Farm loan waiver is an issue that generates a lot of commentary. In a country where agriculture sector employs a huge chunk of the workforce and provides livelihoods for millions, it is but natural that farm loan waivers would be debated hotly.
Recently, after a few states gave loan waivers, sections of the media reported that loan waivers do not do any good for the farming community and that they destroy the culture of responsibly repaying loans.
At the same time, let us also remember that a loan waiver was implemented by the Centre during the UPA era. They key difference is, now, it is the states who are providing loan waivers while the Centre has steadfastly refused to do so.
Even with such a difference, the narrative pushed by the media on the subject of farm loan waivers, during NDA and the UPA tenure reveals contrasts. The headlines and excerpts of stories tell the story themselves.
Narratives Then – 2008-2013
There were many positive headlines with favourable rationale of a ‘poll masterstroke’ about the UPA government’s decision to go for a farm loan waiver. Such news with elections around the corner in the year 2008 produces an impact of its own.
The arguments made to defend the farm loan waiver were that it would revive Indian agriculture and boost rural incomes. Here is an article from 2008 that says, “The package, which could end up totalling as much as Rs 90,000 crore depending on the final shape of the proposals, is at the core of efforts by the ruling United Progressive Alliance and its largest constituent, the Congress party, to revive Indian agriculture—and hopefully ride back to power in elections due in about a year.”
Another piece, this by Panajoy Guha Thakurta, presented the loan waiver as the most significant aspect of the budget. While trying to subtly justify the loan waiver, he wrote:
“Two out of three Indians depend on agriculture for their livelihood. The farm sector that accounts for less than one-fifth of the country’s gross domestic product has been growing the slowest.
Whereas the economy as a whole has expanded by a record 9% a year three years in succession for the first time since India became politically independent in 1947, the farm sector has languished and is slated to grow by a niggardly 2.6% this financial year.
What has become a politically volatile issue in recent years is the high incidence of farmers committing suicide – not less than 10,000 a year, according to government estimates – because of their inability to repay loans taken mainly from usurious local moneylenders.”
Here is another piece that says – “On the face of it, it should be seen as a bold move. It is easily the single largest loan-waiver–“estimated at Rs.50,000 crore and the OTS relief on the overdue loans is estimated at Rs.10,000 crore”– ever in the history of India. And perhaps nobody–not even the most hard-hearted of market-economists–would dispute that something needed to be done urgently for the distressing situation of the debt-entrapped farmers, for whom this loan-waiver has ostensibly been announced.”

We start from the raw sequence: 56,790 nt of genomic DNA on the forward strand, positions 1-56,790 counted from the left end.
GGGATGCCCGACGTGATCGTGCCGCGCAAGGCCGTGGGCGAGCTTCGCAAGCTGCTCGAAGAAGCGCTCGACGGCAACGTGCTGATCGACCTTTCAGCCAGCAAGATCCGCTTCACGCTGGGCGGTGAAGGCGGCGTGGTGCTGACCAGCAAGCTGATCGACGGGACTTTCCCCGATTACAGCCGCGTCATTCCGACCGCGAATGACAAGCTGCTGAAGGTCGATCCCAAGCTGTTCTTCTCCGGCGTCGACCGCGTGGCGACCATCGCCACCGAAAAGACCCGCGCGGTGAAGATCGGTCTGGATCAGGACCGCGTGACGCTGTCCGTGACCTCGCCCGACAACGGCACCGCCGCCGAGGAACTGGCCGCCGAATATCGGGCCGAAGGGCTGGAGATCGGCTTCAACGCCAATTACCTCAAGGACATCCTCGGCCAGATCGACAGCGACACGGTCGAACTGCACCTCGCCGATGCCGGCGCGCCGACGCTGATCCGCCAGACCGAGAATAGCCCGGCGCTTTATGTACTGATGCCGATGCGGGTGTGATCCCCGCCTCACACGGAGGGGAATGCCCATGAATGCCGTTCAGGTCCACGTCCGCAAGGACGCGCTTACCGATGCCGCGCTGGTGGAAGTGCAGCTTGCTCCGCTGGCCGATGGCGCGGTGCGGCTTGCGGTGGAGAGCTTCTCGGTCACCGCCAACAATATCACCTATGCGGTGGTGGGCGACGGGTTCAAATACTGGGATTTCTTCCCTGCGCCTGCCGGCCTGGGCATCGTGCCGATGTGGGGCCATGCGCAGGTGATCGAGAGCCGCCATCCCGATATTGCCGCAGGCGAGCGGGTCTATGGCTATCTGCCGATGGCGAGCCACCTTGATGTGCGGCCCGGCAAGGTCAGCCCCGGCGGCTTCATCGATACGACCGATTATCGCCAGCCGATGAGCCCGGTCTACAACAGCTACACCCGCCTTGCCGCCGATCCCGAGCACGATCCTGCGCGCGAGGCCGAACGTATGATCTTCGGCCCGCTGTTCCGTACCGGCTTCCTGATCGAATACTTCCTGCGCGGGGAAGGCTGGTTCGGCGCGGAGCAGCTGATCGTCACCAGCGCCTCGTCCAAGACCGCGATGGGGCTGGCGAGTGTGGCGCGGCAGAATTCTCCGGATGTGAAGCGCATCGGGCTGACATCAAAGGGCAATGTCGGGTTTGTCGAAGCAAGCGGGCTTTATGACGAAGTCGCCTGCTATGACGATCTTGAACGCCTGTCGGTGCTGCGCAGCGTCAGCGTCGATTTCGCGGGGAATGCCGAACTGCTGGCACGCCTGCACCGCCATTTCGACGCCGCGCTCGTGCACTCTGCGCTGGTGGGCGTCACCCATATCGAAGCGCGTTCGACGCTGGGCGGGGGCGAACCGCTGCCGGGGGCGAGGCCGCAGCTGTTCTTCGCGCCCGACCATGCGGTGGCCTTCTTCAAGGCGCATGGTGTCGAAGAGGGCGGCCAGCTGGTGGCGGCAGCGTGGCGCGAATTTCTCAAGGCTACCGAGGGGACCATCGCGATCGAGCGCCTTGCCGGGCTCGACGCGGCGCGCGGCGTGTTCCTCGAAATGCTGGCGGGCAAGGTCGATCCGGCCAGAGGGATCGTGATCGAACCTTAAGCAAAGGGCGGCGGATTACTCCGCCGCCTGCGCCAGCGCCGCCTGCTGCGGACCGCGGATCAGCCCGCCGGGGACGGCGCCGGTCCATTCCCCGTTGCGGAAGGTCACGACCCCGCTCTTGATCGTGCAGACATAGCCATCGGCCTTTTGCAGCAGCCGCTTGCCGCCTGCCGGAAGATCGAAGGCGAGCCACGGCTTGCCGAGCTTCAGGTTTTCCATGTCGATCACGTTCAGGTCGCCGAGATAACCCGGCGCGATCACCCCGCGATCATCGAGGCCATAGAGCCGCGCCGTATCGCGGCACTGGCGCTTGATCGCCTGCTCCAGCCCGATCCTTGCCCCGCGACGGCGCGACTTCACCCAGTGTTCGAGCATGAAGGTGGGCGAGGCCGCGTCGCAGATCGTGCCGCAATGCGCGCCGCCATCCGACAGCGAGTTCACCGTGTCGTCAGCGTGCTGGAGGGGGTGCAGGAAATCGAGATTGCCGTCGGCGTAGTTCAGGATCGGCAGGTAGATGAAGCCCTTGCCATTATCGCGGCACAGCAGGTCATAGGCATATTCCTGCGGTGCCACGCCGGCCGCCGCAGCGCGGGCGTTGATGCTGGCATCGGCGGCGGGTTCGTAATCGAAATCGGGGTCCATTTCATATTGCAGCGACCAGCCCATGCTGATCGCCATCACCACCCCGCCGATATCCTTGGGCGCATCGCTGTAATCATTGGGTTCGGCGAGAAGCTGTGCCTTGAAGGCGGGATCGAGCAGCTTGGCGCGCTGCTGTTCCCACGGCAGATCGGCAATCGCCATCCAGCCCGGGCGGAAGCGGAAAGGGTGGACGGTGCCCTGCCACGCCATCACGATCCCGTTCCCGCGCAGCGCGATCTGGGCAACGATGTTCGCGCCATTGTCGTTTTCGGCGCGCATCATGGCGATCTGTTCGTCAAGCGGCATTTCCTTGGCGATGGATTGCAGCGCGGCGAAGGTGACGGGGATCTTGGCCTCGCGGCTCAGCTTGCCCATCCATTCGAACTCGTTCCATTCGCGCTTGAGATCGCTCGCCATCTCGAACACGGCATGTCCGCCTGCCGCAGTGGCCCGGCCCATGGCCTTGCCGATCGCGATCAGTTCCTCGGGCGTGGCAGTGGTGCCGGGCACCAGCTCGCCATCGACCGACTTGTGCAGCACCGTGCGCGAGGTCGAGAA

It starts out hailing the move, calling it bold. It also looks to convince readers that farm loan waiver is not only a bold move but even from the economic perspective it’s necessity can’t be questioned since ‘not even the most hard-hearted of market-economists’ would question the fact that ‘something needed to be done urgently’. While the overall piece actually tries to analyse some shortcomings with the farm loan waiver, it hails it and merely wants some tweaks.
An op-ed column headlined “Farm loan waiver won LS polls for Cong”, successfully stitched the correlation between favourable election results and the waiver. “The mega farm loan waiver scheme of UPA government is a significant factor in congress’s stunning victory in the 2009 parliamentary elections. Now, there are numbers to back the claim. Figures show that states which topped the list in waiving loans of farmers are also those where Congress did surprisingly well in the polls.”
Now, in last year of five-year term of NDA i.e. year 2018, the narrative pushed by media is quite opposite to the narrative set in the UPA era.
The writing on the wall is clear. Now, farm loan waivers aren’t such a good idea any more. When Prime Minister Narendra Modi, campaigning in the Uttar Pradesh elections for his party, announced a plan to relieve farmers from prevailing distress through farm loan waiver, see how an op-ed says, “Prime Minister Narendra Modi pushed Fadnavis, and possibly some other chief ministers too, onto this suicidal trajectory, when he announced in a campaign rally on 15 February that the BJP, if voted to power in Uttar Pradesh, would waive crop loans.”
In UPA era it was a revolutionary move and the image of Manmohan Singh as an economist was mentioned to give the move some sort of a halo. However, now it was being called unbecoming of the Prime Minister – “It was unbecoming of the Prime Minister to make such a populist promise in a state assembly election and commit the future government to this gigantic expense”. This, when Modi wasn’t actually announcing a nationwide waiver that the Centre would carry out, as opposed to a state-level waiver where the state government would finance it. The Centre has clarified time and again that it will not waive farm loans and will leave it to states. This is being called ‘unbecoming’ as against a Prime Minister who made his own Finance Minister announce a loan waiver from the Centre.
Another piece is headlined “Loan waivers for Uttar Pradesh farmers would only snare them in a low-income trap”.
It says, “Given the scenario the loan waiver of the Uttar Pradesh government will only serve to further squeeze the availability of credit to farmers in the next few years. This is because the spread of the loan waiver culture will dissuade farmers from making timely repayments and also make the banks more cautious in deploying funds.”.